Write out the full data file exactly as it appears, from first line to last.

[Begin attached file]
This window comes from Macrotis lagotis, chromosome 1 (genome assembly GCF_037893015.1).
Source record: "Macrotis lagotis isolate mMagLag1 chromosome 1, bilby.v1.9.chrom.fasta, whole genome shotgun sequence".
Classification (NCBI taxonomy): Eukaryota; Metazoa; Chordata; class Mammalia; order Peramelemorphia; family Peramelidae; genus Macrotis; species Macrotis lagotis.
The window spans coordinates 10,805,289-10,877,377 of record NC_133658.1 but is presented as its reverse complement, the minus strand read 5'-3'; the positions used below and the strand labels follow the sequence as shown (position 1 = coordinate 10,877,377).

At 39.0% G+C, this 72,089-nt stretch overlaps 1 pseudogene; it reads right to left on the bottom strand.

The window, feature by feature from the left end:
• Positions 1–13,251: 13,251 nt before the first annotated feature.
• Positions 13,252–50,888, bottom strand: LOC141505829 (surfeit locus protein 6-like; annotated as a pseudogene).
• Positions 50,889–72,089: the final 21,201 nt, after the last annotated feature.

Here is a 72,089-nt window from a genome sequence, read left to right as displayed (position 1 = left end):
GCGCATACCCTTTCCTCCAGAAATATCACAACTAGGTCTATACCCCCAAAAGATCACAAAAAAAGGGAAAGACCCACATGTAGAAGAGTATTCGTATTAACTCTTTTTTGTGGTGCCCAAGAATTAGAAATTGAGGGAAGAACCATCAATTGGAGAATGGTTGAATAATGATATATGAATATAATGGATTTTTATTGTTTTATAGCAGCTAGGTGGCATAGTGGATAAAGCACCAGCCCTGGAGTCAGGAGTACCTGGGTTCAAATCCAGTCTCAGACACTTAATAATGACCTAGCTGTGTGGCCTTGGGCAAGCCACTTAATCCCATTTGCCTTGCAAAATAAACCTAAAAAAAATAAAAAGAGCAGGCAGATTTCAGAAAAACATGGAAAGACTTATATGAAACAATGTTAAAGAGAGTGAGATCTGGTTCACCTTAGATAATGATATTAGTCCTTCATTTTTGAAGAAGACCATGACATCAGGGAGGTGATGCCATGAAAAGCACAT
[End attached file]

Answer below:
This window comes from Macrotis lagotis, chromosome 1 (genome assembly GCF_037893015.1).
Source record: "Macrotis lagotis isolate mMagLag1 chromosome 1, bilby.v1.9.chrom.fasta, whole genome shotgun sequence".
Classification (NCBI taxonomy): Eukaryota; Metazoa; Chordata; class Mammalia; order Peramelemorphia; family Peramelidae; genus Macrotis; species Macrotis lagotis.
The window spans coordinates 10,805,289-10,877,377 of record NC_133658.1 but is presented as its reverse complement, the minus strand read 5'-3'; the positions used below and the strand labels follow the sequence as shown (position 1 = coordinate 10,877,377).

At 39.0% G+C, this 72,089-nt stretch overlaps 1 pseudogene; it reads right to left on the bottom strand.

The window, feature by feature from the left end:
• Positions 1–13,251: 13,251 nt before the first annotated feature.
• Positions 13,252–50,888, bottom strand: LOC141505829 (surfeit locus protein 6-like; annotated as a pseudogene).
• Positions 50,889–72,089: the final 21,201 nt, after the last annotated feature.

Here is a 72,089-nt window from a genome sequence, read left to right as displayed (position 1 = left end):
GCGCATACCCTTTCCTCCAGAAATATCACAACTAGGTCTATACCCCCAAAAGATCACAAAAAAAGGGAAAGACCCACATGTAGAAGAGTATTCGTATTAACTCTTTTTTGTGGTGCCCAAGAATTAGAAATTGAGGGAAGAACCATCAATTGGAGAATGGTTGAATAATGATATATGAATATAATGGATTTTTATTGTTTTATAGCAGCTAGGTGGCATAGTGGATAAAGCACCAGCCCTGGAGTCAGGAGTACCTGGGTTCAAATCCAGTCTCAGACACTTAATAATGACCTAGCTGTGTGGCCTTGGGCAAGCCACTTAATCCCATTTGCCTTGCAAAATAAACCTAAAAAAAATAAAAAGAGCAGGCAGATTTCAGAAAAACATGGAAAGACTTATATGAAACAATGTTAAAGAGAGTGAGATCTGGTTCACCTTAGATAATGATATTAGTCCTTCATTTTTGAAGAAGACCATGACATCAGGGAGGTGATGCCATGAAAAGCACAT